But nevertheless, the Script Report raises fresh questions over the scale of prescription drug use in Northern Ireland as a whole. Our interactive charts and graphics illustrate links between prescription rates and deprivation. They also compare prescription rates for drugs in England and Wales with Northern Ireland.
In the six months of prescribing data that The Detail analysed, from April 2013 to September 2013, GPs in Northern Ireland prescribed enough antidepressant drugs to give every man, woman, and child here a 27-day supply at the Defined Daily Dosage limits. English GPs prescribed enough for 10 daily doses per registered patient. The figure in Wales was 19.
Statistics also indicate that England ranks highest in the rate of depression diagnosis and yet prescribes fewer antidepressants per patient than Northern Ireland and Wales.
The Script Report is an analysis of prescribing rates in Northern Ireland using recently released GP prescribing data.
The data comprises all prescriptions written by Northern Ireland GPs and filled between April and September 2013. The records are publicly available online via the Health and Social Care Business Services Organisation, but the data is so large, The Detail needed special database administration software to view it. The sheer size of the data generally puts it beyond reach for the average health care consumer.
The Detail focused on prescription rates for drugs which fell in to one of four categories according to their major indication in adults: antidepressants, anti-anxiety drugs, opioid painkillers and benzodiazepine sedatives.
Our analysis compares average prescription rates in Northern Ireland with those of GPs in England and Wales. (Only Scotland does not release comparable data in the UK.) The Detail also considered the level of economic hardship in a GP’s immediate community in making comparisons.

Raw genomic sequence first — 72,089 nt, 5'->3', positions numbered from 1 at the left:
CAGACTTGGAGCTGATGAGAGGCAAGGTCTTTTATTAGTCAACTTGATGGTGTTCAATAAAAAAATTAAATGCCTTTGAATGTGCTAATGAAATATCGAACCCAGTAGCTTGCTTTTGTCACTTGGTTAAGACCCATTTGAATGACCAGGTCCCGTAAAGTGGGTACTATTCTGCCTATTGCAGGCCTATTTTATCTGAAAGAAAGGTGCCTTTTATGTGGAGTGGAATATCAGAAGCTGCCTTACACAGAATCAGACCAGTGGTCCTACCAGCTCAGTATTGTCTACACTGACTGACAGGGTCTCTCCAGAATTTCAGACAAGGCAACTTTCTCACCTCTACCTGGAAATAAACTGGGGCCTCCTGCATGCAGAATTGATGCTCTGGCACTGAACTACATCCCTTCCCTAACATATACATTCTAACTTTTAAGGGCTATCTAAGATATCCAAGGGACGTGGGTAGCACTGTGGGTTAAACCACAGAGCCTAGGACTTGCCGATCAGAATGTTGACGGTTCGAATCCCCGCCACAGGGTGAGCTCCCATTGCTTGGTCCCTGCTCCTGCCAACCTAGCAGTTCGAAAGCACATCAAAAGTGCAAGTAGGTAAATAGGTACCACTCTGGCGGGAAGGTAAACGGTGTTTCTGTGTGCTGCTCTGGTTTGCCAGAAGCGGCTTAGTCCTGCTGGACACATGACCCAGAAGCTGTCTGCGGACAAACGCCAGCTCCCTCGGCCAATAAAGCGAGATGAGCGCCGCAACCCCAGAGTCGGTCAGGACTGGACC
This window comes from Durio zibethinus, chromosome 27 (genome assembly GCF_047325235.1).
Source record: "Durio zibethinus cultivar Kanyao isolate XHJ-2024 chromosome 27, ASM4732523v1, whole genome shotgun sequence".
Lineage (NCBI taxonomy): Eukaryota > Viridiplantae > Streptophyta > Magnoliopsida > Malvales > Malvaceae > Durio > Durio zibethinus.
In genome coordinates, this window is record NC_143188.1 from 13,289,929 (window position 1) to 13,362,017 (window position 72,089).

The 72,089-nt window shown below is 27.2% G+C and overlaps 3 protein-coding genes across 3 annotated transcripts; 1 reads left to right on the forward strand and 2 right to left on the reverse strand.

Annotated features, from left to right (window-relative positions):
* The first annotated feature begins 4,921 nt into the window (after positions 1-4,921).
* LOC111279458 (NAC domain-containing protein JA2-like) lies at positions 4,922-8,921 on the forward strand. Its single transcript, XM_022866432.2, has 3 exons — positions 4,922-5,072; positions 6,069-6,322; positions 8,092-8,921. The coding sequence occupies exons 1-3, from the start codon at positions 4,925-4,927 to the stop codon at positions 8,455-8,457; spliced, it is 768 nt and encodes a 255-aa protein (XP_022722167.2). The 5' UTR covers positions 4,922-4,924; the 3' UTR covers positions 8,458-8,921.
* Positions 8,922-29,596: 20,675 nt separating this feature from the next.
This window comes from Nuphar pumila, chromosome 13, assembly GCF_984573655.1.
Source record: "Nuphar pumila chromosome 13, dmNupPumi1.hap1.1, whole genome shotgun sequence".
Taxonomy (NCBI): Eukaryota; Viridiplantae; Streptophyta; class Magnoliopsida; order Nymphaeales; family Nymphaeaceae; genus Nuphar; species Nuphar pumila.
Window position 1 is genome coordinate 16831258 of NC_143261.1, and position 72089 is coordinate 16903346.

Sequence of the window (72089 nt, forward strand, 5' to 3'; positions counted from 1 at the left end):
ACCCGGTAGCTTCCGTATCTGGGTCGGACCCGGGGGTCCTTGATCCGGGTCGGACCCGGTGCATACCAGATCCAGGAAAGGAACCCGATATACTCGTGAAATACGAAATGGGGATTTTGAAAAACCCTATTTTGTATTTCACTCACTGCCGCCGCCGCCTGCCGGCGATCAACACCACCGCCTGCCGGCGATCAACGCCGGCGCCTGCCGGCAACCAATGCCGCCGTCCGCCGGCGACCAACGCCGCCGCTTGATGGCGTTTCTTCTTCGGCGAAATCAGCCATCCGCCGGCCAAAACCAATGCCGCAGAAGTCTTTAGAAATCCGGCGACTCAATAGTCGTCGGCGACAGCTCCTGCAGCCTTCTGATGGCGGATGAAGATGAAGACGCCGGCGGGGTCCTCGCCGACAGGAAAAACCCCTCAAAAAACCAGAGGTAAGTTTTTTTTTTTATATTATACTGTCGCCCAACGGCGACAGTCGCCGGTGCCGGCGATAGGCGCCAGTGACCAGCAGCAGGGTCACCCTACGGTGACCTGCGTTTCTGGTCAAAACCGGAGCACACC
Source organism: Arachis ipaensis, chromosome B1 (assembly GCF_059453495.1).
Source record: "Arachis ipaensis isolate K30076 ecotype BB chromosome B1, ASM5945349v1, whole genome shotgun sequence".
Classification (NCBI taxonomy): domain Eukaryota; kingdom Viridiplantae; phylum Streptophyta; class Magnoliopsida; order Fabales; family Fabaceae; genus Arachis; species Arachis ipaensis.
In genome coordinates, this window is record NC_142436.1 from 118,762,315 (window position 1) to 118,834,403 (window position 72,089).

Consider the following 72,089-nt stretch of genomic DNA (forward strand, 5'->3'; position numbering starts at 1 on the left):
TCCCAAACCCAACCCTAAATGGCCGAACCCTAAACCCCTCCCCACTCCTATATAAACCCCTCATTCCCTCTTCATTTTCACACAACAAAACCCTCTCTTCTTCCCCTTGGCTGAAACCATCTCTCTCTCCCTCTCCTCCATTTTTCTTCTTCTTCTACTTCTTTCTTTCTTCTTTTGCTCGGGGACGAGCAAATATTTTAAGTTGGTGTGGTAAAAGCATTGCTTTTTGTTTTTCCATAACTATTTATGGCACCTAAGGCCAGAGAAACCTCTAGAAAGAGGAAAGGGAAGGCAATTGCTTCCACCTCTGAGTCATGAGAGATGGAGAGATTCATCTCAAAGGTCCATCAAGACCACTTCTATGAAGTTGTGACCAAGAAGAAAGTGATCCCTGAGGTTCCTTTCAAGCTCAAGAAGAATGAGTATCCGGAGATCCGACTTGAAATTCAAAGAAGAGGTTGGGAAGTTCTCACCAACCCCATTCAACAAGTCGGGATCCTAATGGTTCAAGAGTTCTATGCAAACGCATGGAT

The goal of the project is to make the data transparent and useful to health care consumers, as well as to survey an important issue receiving significant public attention in recent years: the high or increasing prescription of psychotropic medicines.
Responding to the Script Report findings a spokesperson for the Department of Health for Northern Ireland said: “The Health and Social Care Board (HSCB) are currently establishing Primary Care Talking Therapies Hubs in each Trust area.
"When these Hubs are fully developed over the next 3 years the Hubs will improve access to low intensity psychological care, promote a culture of early intervention and reduce reliance on pharmacological interventions.”
The board said factors including public information campaigns had added to greater awareness of mental health issues.
It said it had made an initial investment of £1.7million to support the establishment of the Hubs and to extend the range and scope of psychological therapies across mental health services.
A spokesperson for the Board said: "The HSCB recognises that much more needs to be done in order to provide alternatives to drug therapy for people who present with common mental health needs."
Read the HSCB's complete response here, but first: